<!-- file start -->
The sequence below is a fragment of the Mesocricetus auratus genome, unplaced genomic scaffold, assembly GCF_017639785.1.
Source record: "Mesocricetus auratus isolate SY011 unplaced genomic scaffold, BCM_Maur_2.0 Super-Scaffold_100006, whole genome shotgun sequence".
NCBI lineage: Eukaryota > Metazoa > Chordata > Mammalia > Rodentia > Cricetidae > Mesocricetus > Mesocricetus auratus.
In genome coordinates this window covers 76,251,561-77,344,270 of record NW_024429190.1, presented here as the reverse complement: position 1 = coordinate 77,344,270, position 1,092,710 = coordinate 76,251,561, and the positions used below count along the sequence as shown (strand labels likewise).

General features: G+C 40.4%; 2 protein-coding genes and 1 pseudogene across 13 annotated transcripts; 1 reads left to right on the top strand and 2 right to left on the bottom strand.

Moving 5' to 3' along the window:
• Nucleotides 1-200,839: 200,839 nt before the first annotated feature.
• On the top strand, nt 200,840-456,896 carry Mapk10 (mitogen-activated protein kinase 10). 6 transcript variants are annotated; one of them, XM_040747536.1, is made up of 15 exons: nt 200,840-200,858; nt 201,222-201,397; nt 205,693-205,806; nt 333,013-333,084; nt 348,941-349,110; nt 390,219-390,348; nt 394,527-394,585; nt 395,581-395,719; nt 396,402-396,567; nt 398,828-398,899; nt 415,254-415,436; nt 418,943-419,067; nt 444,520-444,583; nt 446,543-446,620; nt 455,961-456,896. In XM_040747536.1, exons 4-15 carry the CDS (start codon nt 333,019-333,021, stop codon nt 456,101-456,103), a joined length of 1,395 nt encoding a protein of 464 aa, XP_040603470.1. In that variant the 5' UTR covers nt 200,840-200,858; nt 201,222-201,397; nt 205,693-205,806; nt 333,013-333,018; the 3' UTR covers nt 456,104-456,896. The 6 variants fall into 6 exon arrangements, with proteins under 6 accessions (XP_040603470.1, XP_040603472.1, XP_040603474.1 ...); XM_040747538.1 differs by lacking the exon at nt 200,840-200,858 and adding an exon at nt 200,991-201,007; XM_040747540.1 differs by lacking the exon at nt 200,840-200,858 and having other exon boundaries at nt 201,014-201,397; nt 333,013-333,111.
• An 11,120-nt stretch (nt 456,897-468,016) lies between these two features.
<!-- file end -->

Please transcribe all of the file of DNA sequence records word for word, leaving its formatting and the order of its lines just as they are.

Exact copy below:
The sequence below is a fragment of the Mesocricetus auratus genome, unplaced genomic scaffold, assembly GCF_017639785.1.
Source record: "Mesocricetus auratus isolate SY011 unplaced genomic scaffold, BCM_Maur_2.0 Super-Scaffold_100006, whole genome shotgun sequence".
NCBI lineage: Eukaryota > Metazoa > Chordata > Mammalia > Rodentia > Cricetidae > Mesocricetus > Mesocricetus auratus.
In genome coordinates this window covers 76,251,561-77,344,270 of record NW_024429190.1, presented here as the reverse complement: position 1 = coordinate 77,344,270, position 1,092,710 = coordinate 76,251,561, and the positions used below count along the sequence as shown (strand labels likewise).

General features: G+C 40.4%; 2 protein-coding genes and 1 pseudogene across 13 annotated transcripts; 1 reads left to right on the top strand and 2 right to left on the bottom strand.

Moving 5' to 3' along the window:
• Nucleotides 1-200,839: 200,839 nt before the first annotated feature.
• On the top strand, nt 200,840-456,896 carry Mapk10 (mitogen-activated protein kinase 10). 6 transcript variants are annotated; one of them, XM_040747536.1, is made up of 15 exons: nt 200,840-200,858; nt 201,222-201,397; nt 205,693-205,806; nt 333,013-333,084; nt 348,941-349,110; nt 390,219-390,348; nt 394,527-394,585; nt 395,581-395,719; nt 396,402-396,567; nt 398,828-398,899; nt 415,254-415,436; nt 418,943-419,067; nt 444,520-444,583; nt 446,543-446,620; nt 455,961-456,896. In XM_040747536.1, exons 4-15 carry the CDS (start codon nt 333,019-333,021, stop codon nt 456,101-456,103), a joined length of 1,395 nt encoding a protein of 464 aa, XP_040603470.1. In that variant the 5' UTR covers nt 200,840-200,858; nt 201,222-201,397; nt 205,693-205,806; nt 333,013-333,018; the 3' UTR covers nt 456,104-456,896. The 6 variants fall into 6 exon arrangements, with proteins under 6 accessions (XP_040603470.1, XP_040603472.1, XP_040603474.1 ...); XM_040747538.1 differs by lacking the exon at nt 200,840-200,858 and adding an exon at nt 200,991-201,007; XM_040747540.1 differs by lacking the exon at nt 200,840-200,858 and having other exon boundaries at nt 201,014-201,397; nt 333,013-333,111.
• An 11,120-nt stretch (nt 456,897-468,016) lies between these two features.